Establishment potential of the predatory mirid Dicyphus hesperus in northern Europe

IS Hatherly, BP Pedersen, Jeffrey Bale

Research output: Contribution to journalArticle

18 Citations (Scopus)


The predatory mirid Dicyphus hesperus Knight (Hemiptera: Miridae) is native to North America. The species has been used for the control of glasshouse whitefly on aubergine in the Netherlands, and is currently being evaluated for continued and wider release in Europe. Field and laboratory studies were conducted on a population collected from southern California, USA, to assess the cold tolerance and potential for outdoor establishment under prevailing northern European climates. The supercooling points (whole animal freezing temperatures) of nymphal and adult insects were around -20 degrees C. The lethal temperatures (LTemp(50)) of non-diapausing nymphs and adults and diapausing adults were close to their respective freezing temperatures at -17.6, -17.6 and -19.2 degrees C. At 5 degrees C, the LTime(50) was 54, 101.7 and 117.5 days for fed nymphs, non-diapausing and diapausing adults respectively. When first instar nymphs were placed in the field in winter, starved samples died out after 70 days, but 5% of the fed nymphs survived until the end of winter (140 days) and developed to adult on return to the laboratory. After a similar 5-month field exposure, 50% of fed diapausing adults and 15% of fed non-diapausing adults were still alive at the end of winter, whereas starved diapausing adults died after 140 days. On return to the laboratory after 5 months in the field, both diapausing and non-diapausing adults mated and laid eggs, forming viable populations. Overall, the field and laboratory experiments indicate that this population of D. hesperus is able to enter diapause and that winter temperatures are not a barrier to establishment in northern Europe.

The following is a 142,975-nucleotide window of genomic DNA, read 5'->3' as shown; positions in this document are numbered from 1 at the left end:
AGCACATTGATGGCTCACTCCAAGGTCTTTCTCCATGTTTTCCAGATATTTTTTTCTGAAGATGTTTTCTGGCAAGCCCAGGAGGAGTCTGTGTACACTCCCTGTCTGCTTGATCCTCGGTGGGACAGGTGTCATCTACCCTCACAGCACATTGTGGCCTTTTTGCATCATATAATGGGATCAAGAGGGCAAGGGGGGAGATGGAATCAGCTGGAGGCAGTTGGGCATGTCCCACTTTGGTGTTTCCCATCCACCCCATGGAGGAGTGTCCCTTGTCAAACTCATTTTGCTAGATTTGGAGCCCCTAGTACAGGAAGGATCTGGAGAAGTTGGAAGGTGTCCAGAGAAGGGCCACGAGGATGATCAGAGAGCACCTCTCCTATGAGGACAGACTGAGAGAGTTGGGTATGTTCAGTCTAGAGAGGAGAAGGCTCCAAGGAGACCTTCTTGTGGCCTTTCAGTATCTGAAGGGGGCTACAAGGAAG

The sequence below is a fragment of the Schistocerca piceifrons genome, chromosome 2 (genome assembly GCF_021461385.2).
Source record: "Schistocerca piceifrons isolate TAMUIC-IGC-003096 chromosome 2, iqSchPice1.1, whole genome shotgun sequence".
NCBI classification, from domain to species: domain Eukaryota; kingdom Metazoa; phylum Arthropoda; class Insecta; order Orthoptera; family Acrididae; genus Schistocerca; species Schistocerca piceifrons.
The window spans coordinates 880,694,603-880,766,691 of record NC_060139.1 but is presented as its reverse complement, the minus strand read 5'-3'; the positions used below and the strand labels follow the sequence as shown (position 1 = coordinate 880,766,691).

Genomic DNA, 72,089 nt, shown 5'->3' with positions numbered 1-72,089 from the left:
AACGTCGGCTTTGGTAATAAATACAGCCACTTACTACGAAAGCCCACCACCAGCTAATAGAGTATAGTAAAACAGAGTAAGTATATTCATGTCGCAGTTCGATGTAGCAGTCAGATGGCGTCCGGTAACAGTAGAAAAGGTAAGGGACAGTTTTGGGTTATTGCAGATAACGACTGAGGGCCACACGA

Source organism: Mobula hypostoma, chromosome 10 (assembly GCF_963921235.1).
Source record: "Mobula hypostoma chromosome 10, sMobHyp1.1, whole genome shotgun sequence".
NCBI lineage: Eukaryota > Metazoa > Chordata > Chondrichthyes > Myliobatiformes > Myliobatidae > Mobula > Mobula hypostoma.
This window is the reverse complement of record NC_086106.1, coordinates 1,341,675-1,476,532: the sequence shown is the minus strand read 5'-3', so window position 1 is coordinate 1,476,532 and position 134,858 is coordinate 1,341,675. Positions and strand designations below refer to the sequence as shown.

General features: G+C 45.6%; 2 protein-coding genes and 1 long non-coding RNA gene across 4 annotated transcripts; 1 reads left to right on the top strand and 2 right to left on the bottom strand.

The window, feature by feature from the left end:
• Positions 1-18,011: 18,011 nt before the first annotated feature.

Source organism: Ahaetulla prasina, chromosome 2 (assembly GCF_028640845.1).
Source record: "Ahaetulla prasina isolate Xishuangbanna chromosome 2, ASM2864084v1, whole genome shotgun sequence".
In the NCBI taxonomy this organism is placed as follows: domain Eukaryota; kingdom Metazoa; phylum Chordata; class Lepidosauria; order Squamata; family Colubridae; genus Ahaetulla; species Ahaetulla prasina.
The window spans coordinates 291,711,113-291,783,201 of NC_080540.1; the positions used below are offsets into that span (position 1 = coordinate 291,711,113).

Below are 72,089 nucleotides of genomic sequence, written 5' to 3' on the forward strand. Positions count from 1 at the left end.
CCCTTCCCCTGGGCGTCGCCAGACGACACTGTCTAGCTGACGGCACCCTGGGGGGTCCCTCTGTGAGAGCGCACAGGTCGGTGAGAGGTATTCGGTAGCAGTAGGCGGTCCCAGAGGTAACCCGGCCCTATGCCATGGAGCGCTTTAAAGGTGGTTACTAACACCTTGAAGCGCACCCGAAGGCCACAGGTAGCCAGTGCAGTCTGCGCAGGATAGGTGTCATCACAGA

Original languageEnglish
Pages (from-to)589-601
Number of pages13
Issue number4
Publication statusPublished - 1 Jan 2008


  • biocontrol
  • cold tolerance
  • non-native species
  • overwintering
  • diapause
  • Miridae
  • establishment potential
  • environmental risk assessment
  • Hemiptera


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